George Roy Niewoehner died of leukemia Saturday, Dec. 15, in Kalispell.
He was born in Helena on July 11, 1939, to Priscilla Niewoehner and the late George Niewoehner, and grew up in White Sulphur. He graduated from high school in 1958; spent a semester at Mexico City College; and graduated from UM Western in Dillon in ’62. After college, he joined the Army and served in Vietnam.
Upon leaving the military, he taught high school in Havre for a year and tried his hand at selling insurance, but his true gifts and passion lay in a different direction. He loved to work with his hands. As a young man, he was always building things. From model airplanes and trailers for hauling wood, to canoes that he used to float the Smith River. He apprenticed as a carpenter throughout his high school years, and it remained his passion for a lifetime. Throughout his life, he could and did build anything and everything.
In 1970, he married Elizabeth Hewitt and several years later they moved to and lived in Homer, Alaska. In the late ’70s, they moved back to Montana and he began a 20-year employment with Montana Power in Colstrip. Upon retirement, he and Elizabeth moved to a home they had built on the banks of Swan Lake near Bigfork.
Roy was a wonderful man. Loyal, honest and hard-working. Truly, a man of his word, with a beautiful smile, easy-going nature and blessed with that rarest of qualities: he was a great listener. While quiet by nature, and shy, he held deep convictions and lived by them. If actions speak louder than words, then he was in fact quite outspoken. He and his wife’s home on Swan Lake is a tribute to his gifts as a carpenter, for he never stopped building, and his estate is a reflection of his wonderful talent to create any and all things out of wood. He loved boats — a paradox for a lad that grew up landlocked in the heart of Montana, but so it was — and he built many of them throughout his lifetime. And, of course, a beautiful boat house in which to keep them. His life is a profound example of how hard work and integrity leads to success in all aspects of one’s existence.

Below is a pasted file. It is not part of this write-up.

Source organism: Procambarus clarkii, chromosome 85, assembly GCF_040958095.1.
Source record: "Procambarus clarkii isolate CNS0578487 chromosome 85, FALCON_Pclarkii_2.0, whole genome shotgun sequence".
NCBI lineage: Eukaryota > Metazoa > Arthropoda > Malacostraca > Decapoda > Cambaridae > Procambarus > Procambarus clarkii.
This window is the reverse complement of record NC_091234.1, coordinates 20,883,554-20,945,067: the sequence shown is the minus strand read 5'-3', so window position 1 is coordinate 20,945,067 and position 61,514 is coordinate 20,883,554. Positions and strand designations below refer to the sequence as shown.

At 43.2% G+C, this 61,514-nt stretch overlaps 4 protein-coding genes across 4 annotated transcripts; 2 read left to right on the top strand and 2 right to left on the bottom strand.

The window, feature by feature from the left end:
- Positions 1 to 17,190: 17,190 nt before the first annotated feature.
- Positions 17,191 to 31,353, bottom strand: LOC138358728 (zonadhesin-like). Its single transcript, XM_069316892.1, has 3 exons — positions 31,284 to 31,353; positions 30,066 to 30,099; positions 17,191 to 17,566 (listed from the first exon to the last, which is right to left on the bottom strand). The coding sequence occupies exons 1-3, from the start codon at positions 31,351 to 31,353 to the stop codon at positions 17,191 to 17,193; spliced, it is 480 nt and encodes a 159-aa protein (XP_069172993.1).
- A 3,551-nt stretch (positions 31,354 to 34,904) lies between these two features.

Anyone who has been there knows that the most demanding and difficult job in this lifetime is being a parent, and it is no small thing that Roy and his wife, Elizabeth “Lib,” raised two children, Tyson and Heather, who are truly a gift to the world and the best testament to the kind of person their father was.
On the surface a simple man, he was in truth a person who pondered all of life’s enigmas, quietly. His life was not without sorrow and tragedy, but he never complained or used them as an excuse for not rising to the occasion and being the best that he could be. He spread joy in the face of sorrow.
Roy loved the outdoors and there isn’t a mountain top, a valley, river, stream, nook or cranny in the Smith River Valley that he didn’t reconnoiter during his youth. He hunted and fished his entire life and his home is festooned with the mounted results: elk, bear, moose, caribou, deer, mountain goat, sheep. It could very well be that the wildlife of Montana will rest a little easier with his passing.
Roy is survived by his devoted wife of over 40 years, Elizabeth (Lib) Niewoehner; children, Tyson Niewoehner and Heather Hedges; grandchildren, Savannah and Olivia Hedges; mother, Priscilla Niewoehner; sister, Ramona Niewoehner; and brother, Dirk Niewoehner.
They, and countless friends, will dearly miss his easy laughter and loyal friendship.
I will lift up mine eyes unto the hills I love.
And above the hills, the high, blue, windless sky.
Now I will be part of them forever.